As pro-Black, afro-puffin’ and fist-pumpin’ as I am, I’ve often wondered if people would deem me as a fraud if I ever dated a man outside my race. Would people see me as a hypocrite or someone who really doesn’t value the Black race like I say I do if I were seen flaunting a man with skin whiter than a hockey team? There’s a certain pressure for Black people to think and behave a particular way when it comes to how we interact with other races, especially in relation to dating. Take Kendrick Lamar, for instance.
In case you haven’t heard, a few weeks ago, a Black activist who advocates for the empowerment of “dark-skinned women” slammed Kendrick for getting engaged to his girlfriend of nearly 10 years, Whitney Alford, who happens to be a fair-complexioned woman. Likewise, Romeo Miller was recently forced to defend himself after being attacked for sporting a White girl on his arm. Although K. Dot’s fiancé appears to be of African descent, the angry activist’s condemnation of his decision to marry a light-skinned woman is rooted in the same criticism handed out to Black men like Romeo who find companionship in women outside of the Black race.
But let’s pretend that Whitney is White. Would that in turn eliminate Kendrick’s authenticity as a pro-Black leader? Does the fact that Romeo is courting a full-blown blonde make him a sell-out? Let’s think about that, because if our measurement of “blackness” is based on what race we date, then it’s time we reevaluate the quality of the fabric that constitutes who and what we are.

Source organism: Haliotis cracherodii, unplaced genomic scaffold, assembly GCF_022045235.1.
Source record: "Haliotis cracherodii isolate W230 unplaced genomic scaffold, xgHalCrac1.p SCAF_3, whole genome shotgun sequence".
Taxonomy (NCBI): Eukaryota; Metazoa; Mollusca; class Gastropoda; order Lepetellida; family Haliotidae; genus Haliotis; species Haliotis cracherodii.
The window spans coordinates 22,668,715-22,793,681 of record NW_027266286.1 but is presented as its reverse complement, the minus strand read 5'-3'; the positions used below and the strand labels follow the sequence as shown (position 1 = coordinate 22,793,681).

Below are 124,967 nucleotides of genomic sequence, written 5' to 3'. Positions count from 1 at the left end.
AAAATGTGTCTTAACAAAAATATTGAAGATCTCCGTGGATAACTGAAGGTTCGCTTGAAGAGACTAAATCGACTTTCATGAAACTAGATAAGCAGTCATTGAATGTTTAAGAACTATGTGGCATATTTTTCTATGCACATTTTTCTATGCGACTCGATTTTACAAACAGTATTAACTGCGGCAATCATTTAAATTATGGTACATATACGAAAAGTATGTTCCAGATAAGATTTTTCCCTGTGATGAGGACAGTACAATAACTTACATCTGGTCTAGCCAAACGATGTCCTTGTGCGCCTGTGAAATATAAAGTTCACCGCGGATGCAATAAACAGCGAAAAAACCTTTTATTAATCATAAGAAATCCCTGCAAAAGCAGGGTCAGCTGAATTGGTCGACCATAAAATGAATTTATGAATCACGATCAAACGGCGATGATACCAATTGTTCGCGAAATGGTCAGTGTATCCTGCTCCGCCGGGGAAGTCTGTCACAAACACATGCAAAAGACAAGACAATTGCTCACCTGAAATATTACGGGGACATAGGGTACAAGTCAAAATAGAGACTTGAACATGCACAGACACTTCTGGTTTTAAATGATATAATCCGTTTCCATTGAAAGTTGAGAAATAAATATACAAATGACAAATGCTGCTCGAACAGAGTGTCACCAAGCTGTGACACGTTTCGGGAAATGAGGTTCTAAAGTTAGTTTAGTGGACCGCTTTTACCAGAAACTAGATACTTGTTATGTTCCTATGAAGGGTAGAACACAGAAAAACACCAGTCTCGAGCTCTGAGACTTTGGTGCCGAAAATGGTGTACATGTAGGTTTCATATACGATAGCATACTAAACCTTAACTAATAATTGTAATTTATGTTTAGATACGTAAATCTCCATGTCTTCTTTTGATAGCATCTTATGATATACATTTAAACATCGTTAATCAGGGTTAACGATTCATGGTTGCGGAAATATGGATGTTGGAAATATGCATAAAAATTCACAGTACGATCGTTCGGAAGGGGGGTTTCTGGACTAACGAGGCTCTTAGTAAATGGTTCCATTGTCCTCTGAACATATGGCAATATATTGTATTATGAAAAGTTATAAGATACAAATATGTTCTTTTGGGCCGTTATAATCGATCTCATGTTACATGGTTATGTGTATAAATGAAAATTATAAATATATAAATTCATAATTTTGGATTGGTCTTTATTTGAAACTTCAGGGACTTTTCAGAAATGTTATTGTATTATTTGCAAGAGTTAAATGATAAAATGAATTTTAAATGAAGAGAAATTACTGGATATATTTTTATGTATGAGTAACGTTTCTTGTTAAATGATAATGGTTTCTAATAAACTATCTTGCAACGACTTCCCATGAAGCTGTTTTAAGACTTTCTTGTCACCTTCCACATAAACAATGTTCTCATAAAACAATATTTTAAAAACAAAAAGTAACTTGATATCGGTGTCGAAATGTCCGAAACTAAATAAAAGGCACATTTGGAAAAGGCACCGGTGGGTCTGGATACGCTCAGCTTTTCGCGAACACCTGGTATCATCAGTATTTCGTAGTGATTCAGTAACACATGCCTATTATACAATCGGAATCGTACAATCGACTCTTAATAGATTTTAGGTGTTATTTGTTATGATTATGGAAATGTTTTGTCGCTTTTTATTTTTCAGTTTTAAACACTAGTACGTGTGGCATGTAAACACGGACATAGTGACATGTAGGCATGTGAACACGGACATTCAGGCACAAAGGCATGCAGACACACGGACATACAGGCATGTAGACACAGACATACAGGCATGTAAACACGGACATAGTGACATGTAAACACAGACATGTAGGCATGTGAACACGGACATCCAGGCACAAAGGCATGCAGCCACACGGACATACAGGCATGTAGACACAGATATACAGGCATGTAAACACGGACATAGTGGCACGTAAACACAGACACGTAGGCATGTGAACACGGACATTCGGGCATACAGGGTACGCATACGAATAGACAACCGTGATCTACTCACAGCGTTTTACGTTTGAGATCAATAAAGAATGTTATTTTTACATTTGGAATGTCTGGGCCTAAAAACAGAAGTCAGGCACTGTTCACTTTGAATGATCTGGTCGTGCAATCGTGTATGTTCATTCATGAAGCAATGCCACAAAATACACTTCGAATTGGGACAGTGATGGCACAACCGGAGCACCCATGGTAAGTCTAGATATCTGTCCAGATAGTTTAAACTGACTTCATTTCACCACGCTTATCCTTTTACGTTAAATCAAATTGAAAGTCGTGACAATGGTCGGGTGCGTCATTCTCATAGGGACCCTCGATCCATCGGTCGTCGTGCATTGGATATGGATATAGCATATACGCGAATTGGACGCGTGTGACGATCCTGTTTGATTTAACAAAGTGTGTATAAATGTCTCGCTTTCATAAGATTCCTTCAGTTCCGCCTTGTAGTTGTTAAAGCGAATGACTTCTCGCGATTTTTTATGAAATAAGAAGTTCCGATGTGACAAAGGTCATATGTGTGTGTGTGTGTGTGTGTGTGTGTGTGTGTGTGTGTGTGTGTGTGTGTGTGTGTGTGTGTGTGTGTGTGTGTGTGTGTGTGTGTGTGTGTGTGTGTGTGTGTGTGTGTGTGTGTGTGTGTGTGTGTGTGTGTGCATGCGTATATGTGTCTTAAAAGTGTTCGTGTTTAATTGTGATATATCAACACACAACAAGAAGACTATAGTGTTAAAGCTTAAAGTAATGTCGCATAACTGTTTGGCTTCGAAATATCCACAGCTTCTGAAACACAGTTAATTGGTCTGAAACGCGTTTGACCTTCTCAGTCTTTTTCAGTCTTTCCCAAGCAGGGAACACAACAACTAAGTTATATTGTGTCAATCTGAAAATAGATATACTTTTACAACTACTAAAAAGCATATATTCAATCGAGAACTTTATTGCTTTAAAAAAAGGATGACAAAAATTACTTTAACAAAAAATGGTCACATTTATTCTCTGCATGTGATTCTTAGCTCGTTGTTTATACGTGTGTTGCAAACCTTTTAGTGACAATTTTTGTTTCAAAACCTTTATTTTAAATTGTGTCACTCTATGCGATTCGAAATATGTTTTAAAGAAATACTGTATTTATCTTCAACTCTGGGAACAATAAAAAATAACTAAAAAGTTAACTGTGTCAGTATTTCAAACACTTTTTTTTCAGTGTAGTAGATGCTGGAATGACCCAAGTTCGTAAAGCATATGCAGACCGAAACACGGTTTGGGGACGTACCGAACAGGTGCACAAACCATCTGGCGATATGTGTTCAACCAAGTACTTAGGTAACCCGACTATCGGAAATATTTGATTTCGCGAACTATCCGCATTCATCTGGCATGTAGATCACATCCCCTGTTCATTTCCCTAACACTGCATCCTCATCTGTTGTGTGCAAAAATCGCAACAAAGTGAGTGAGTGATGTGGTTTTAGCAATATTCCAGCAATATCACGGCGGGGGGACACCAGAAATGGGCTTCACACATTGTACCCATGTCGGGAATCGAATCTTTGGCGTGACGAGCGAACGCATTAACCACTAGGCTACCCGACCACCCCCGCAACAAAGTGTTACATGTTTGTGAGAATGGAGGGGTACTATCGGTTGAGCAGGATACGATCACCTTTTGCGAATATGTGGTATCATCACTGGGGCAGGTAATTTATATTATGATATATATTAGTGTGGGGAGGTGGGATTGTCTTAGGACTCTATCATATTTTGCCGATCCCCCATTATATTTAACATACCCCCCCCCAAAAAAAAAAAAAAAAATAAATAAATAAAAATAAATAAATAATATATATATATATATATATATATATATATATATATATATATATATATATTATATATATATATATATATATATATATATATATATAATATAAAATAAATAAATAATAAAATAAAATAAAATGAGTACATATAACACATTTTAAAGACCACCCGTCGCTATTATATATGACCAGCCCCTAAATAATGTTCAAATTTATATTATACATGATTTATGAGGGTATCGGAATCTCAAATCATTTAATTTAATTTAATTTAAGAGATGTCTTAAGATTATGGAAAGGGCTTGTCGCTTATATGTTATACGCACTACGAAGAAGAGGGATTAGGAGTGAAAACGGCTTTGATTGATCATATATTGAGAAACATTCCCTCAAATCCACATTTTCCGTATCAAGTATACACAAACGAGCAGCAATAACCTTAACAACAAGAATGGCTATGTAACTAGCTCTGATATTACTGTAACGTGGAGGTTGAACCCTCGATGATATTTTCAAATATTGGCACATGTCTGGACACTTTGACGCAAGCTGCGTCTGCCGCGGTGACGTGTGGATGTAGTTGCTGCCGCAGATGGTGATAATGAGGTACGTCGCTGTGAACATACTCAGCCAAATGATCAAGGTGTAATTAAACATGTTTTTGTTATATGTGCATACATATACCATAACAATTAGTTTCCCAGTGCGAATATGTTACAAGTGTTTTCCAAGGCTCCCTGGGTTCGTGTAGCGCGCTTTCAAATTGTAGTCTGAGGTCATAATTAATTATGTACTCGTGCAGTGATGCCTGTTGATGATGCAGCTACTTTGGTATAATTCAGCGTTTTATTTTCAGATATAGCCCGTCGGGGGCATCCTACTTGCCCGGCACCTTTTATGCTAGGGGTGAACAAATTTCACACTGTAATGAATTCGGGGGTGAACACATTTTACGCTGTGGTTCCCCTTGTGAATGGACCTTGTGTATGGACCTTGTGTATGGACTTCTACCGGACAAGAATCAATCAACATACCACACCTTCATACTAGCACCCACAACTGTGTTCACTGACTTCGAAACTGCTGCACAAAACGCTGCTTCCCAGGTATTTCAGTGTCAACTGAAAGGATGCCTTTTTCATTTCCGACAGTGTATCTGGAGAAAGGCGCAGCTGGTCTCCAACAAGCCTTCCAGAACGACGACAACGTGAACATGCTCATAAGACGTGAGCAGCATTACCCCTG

Why, in 2015, are we still upset about interracial dating? Why, in 2015, do we associate a Black man (or woman’s) decision to date outside their race with a lack of self-esteem or pride for people whose skin rivals the soil of the Earth or the darkness of the night? It happens all too often, especially with our Black men. Every time one of our stars, or even the Average Joe walking down the street, is seen with a non-Black woman, the “he don’t like his momma’s,” “he don’t like himself’s” and the “sad, sellout” jabs start rolling in.
Why can’t a brotha like Romeo, who mentioned that he’s dated all types of women, including ones “as black as Akon,” be with a non-Black woman without scrutiny and backlash? Isn’t it possible that a Black person could bleed love beyond skin color? If a person who prides themselves on their African roots and Black culture finds their soul mate in an individual as pale as a block of ivory, they shouldn’t feel like they can’t pursue happiness without someone questioning their character. (But oh, wait. God wouldn’t possibly create mate compatibility between people who fall into different human-constructed racial lines because our higher being is just at prejudice as we are. I almost forgot.)
We have to be pretty shallow to expect a person to confine to dating in a racially-defined box based on a general history of Black oppression at the hands of White supremacists. And we have to be even more audacious in thinking we have the power to revoke a person’s “Black pass” simply because they’ve found love in someone whose skin tone is opposite theirs. I personally feel like it’s absurd to refute a person as pro-Black or deem them a disgrace simply because they step beyond color lines. But I know everyone holds different views, for their own reasons.
So let’s talk about it: is a person’s pro-Blackness, or Blackness in general, comprised when they date outside of their race? Leave your thoughts below.